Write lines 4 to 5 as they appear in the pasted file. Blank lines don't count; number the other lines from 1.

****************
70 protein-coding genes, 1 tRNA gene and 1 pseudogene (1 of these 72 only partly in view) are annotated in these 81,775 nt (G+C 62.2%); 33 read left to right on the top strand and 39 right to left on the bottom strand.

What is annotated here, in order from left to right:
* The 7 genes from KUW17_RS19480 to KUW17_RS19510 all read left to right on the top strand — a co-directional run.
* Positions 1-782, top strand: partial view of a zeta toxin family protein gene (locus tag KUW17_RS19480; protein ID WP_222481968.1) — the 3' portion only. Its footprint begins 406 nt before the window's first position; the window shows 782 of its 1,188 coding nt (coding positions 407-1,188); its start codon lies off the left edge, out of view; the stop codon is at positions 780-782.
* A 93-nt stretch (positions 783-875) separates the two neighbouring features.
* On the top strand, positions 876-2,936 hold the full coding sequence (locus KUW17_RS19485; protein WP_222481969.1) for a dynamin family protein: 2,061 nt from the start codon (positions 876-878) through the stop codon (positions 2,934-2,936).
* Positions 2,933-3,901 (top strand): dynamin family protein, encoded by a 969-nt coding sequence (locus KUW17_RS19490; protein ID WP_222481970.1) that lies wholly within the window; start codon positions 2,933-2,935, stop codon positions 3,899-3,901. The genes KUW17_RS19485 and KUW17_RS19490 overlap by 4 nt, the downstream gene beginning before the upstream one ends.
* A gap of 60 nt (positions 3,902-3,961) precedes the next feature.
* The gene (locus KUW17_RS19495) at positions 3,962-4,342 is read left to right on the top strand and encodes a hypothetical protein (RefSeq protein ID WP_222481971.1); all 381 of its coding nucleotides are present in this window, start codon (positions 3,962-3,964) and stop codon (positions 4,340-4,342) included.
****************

* Positions 1-782, top strand: partial view of a zeta toxin family protein gene (locus tag KUW17_RS19480; protein ID WP_222481968.1) — the 3' portion only. Its footprint begins 406 nt before the window's first position; the window shows 782 of its 1,188 coding nt (coding positions 407-1,188); its start codon lies off the left edge, out of view; the stop codon is at positions 780-782.
* A 93-nt stretch (positions 783-875) separates the two neighbouring features.